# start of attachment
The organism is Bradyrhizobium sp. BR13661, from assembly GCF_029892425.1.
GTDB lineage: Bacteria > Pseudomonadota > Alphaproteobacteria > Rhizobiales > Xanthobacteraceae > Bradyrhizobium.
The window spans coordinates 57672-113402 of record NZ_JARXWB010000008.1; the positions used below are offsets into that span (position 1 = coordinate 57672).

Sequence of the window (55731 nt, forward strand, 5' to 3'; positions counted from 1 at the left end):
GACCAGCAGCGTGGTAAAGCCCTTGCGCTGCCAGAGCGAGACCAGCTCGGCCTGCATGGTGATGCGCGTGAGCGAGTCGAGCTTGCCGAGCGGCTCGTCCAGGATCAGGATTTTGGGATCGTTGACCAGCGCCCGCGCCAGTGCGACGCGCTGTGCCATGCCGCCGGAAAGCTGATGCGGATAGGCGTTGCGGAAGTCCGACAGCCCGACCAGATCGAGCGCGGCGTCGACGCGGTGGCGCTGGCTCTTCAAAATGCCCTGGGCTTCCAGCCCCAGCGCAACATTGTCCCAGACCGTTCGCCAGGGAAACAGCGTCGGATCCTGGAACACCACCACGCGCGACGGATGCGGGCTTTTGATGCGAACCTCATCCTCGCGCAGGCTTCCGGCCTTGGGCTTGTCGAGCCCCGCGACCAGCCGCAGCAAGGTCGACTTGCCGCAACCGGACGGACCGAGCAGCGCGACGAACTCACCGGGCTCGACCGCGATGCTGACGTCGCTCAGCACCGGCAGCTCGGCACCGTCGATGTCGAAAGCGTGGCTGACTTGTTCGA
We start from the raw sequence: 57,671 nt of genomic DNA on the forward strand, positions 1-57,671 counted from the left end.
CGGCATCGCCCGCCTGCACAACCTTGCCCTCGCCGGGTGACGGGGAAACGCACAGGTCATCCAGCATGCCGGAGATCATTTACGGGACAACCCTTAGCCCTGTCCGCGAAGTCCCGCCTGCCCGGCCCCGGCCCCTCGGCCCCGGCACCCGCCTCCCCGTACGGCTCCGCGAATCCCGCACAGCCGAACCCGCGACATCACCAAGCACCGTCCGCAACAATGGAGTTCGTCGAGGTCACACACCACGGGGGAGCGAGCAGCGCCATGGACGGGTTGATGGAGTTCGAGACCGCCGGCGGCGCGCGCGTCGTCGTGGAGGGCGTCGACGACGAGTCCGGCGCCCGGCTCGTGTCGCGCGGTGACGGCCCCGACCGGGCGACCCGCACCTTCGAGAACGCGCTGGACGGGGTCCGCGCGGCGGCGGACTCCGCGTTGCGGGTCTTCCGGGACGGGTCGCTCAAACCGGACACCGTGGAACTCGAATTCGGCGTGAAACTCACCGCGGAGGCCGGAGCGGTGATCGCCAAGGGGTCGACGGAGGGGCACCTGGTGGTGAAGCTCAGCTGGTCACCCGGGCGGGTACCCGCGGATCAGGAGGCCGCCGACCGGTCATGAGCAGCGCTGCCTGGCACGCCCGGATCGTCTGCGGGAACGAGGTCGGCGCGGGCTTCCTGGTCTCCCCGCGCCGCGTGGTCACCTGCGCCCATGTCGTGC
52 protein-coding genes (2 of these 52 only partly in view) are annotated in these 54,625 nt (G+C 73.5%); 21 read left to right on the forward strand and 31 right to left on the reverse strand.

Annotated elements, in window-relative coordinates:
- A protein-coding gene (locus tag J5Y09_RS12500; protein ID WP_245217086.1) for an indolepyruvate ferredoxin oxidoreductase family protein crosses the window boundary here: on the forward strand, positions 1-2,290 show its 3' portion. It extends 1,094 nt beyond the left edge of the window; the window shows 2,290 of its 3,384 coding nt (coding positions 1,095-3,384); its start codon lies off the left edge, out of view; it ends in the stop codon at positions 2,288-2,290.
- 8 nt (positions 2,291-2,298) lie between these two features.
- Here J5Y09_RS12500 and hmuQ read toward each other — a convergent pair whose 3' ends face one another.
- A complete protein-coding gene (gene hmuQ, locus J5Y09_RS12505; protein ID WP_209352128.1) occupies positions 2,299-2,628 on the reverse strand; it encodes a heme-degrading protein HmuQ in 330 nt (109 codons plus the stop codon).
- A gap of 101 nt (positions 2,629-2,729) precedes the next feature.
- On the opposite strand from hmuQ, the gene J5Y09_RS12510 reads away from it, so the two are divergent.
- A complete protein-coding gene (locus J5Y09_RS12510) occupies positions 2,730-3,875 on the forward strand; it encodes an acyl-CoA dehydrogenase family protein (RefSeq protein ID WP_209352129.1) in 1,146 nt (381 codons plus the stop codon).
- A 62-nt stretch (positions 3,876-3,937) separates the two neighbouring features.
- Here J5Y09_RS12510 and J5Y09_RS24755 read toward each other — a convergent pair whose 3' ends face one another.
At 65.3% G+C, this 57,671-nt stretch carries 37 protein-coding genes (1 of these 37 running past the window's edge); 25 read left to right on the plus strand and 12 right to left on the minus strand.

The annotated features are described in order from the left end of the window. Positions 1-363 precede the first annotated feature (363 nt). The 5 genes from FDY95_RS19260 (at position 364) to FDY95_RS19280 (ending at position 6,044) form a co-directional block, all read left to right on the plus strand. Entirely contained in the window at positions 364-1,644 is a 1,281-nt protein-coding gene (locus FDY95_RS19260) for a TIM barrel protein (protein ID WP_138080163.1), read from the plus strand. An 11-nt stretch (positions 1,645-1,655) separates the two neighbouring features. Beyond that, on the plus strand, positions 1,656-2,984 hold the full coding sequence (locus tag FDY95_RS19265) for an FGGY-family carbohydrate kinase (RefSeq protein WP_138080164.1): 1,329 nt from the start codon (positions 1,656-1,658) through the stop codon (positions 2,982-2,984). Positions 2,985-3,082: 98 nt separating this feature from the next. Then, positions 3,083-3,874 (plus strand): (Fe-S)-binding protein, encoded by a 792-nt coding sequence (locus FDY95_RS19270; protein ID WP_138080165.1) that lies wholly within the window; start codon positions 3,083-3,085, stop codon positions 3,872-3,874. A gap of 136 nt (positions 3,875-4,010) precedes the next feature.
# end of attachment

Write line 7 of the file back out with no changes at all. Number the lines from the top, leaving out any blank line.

CGGCATCGCCCGCCTGCACAACCTTGCCCTCGCCGGGTGACGGGGAAACGCACAGGTCATCCAGCATGCCGGAGATCATTTACGGGACAACCCTTAGCCCTGTCCGCGAAGTCCCGCCTGCCCGGCCCCGGCCCCTCGGCCCCGGCACCCGCCTCCCCGTACGGCTCCGCGAATCCCGCACAGCCGAACCCGCGACATCACCAAGCACCGTCCGCAACAATGGAGTTCGTCGAGGTCACACACCACGGGGGAGCGAGCAGCGCCATGGACGGGTTGATGGAGTTCGAGACCGCCGGCGGCGCGCGCGTCGTCGTGGAGGGCGTCGACGACGAGTCCGGCGCCCGGCTCGTGTCGCGCGGTGACGGCCCCGACCGGGCGACCCGCACCTTCGAGAACGCGCTGGACGGGGTCCGCGCGGCGGCGGACTCCGCGTTGCGGGTCTTCCGGGACGGGTCGCTCAAACCGGACACCGTGGAACTCGAATTCGGCGTGAAACTCACCGCGGAGGCCGGAGCGGTGATCGCCAAGGGGTCGACGGAGGGGCACCTGGTGGTGAAGCTCAGCTGGTCACCCGGGCGGGTACCCGCGGATCAGGAGGCCGCCGACCGGTCATGAGCAGCGCTGCCTGGCACGCCCGGATCGTCTGCGGGAACGAGGTCGGCGCGGGCTTCCTGGTCTCCCCGCGCCGCGTGGTCACCTGCGCCCATGTCGTGC